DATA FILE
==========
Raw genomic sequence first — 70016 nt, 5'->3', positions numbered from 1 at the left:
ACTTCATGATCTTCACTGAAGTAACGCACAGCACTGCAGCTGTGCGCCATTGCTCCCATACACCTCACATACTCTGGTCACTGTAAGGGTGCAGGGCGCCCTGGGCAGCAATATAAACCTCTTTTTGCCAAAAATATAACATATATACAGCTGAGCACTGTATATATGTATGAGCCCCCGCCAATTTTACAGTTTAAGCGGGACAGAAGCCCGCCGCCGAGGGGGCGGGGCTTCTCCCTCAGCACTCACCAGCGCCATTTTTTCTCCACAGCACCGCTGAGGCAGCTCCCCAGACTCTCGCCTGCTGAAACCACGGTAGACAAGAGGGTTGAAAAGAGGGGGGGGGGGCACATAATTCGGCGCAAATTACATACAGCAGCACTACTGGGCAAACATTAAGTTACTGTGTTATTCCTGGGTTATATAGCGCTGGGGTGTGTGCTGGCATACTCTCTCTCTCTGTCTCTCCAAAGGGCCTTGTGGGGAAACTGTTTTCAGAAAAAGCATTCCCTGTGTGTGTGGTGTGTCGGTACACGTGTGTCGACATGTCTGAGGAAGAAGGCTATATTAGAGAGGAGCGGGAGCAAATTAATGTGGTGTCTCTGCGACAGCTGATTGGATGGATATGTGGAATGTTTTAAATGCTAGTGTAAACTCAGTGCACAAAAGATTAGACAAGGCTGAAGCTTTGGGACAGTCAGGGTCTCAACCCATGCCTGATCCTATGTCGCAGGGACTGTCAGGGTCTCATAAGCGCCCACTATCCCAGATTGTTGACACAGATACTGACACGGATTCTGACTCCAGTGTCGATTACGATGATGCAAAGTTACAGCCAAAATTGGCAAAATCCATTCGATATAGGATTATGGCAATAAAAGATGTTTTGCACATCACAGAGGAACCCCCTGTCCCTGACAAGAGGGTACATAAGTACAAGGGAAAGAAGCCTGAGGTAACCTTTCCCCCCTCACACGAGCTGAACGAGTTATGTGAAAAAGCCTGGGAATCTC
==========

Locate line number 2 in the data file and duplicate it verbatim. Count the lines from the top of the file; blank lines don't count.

ACTTCATGATCTTCACTGAAGTAACGCACAGCACTGCAGCTGTGCGCCATTGCTCCCATACACCTCACATACTCTGGTCACTGTAAGGGTGCAGGGCGCCCTGGGCAGCAATATAAACCTCTTTTTGCCAAAAATATAACATATATACAGCTGAGCACTGTATATATGTATGAGCCCCCGCCAATTTTACAGTTTAAGCGGGACAGAAGCCCGCCGCCGAGGGGGCGGGGCTTCTCCCTCAGCACTCACCAGCGCCATTTTTTCTCCACAGCACCGCTGAGGCAGCTCCCCAGACTCTCGCCTGCTGAAACCACGGTAGACAAGAGGGTTGAAAAGAGGGGGGGGGGGCACATAATTCGGCGCAAATTACATACAGCAGCACTACTGGGCAAACATTAAGTTACTGTGTTATTCCTGGGTTATATAGCGCTGGGGTGTGTGCTGGCATACTCTCTCTCTCTGTCTCTCCAAAGGGCCTTGTGGGGAAACTGTTTTCAGAAAAAGCATTCCCTGTGTGTGTGGTGTGTCGGTACACGTGTGTCGACATGTCTGAGGAAGAAGGCTATATTAGAGAGGAGCGGGAGCAAATTAATGTGGTGTCTCTGCGACAGCTGATTGGATGGATATGTGGAATGTTTTAAATGCTAGTGTAAACTCAGTGCACAAAAGATTAGACAAGGCTGAAGCTTTGGGACAGTCAGGGTCTCAACCCATGCCTGATCCTATGTCGCAGGGACTGTCAGGGTCTCATAAGCGCCCACTATCCCAGATTGTTGACACAGATACTGACACGGATTCTGACTCCAGTGTCGATTACGATGATGCAAAGTTACAGCCAAAATTGGCAAAATCCATTCGATATAGGATTATGGCAATAAAAGATGTTTTGCACATCACAGAGGAACCCCCTGTCCCTGACAAGAGGGTACATAAGTACAAGGGAAAGAAGCCTGAGGTAACCTTTCCCCCCTCACACGAGCTGAACGAGTTATGTGAAAAAGCCTGGGAATCTC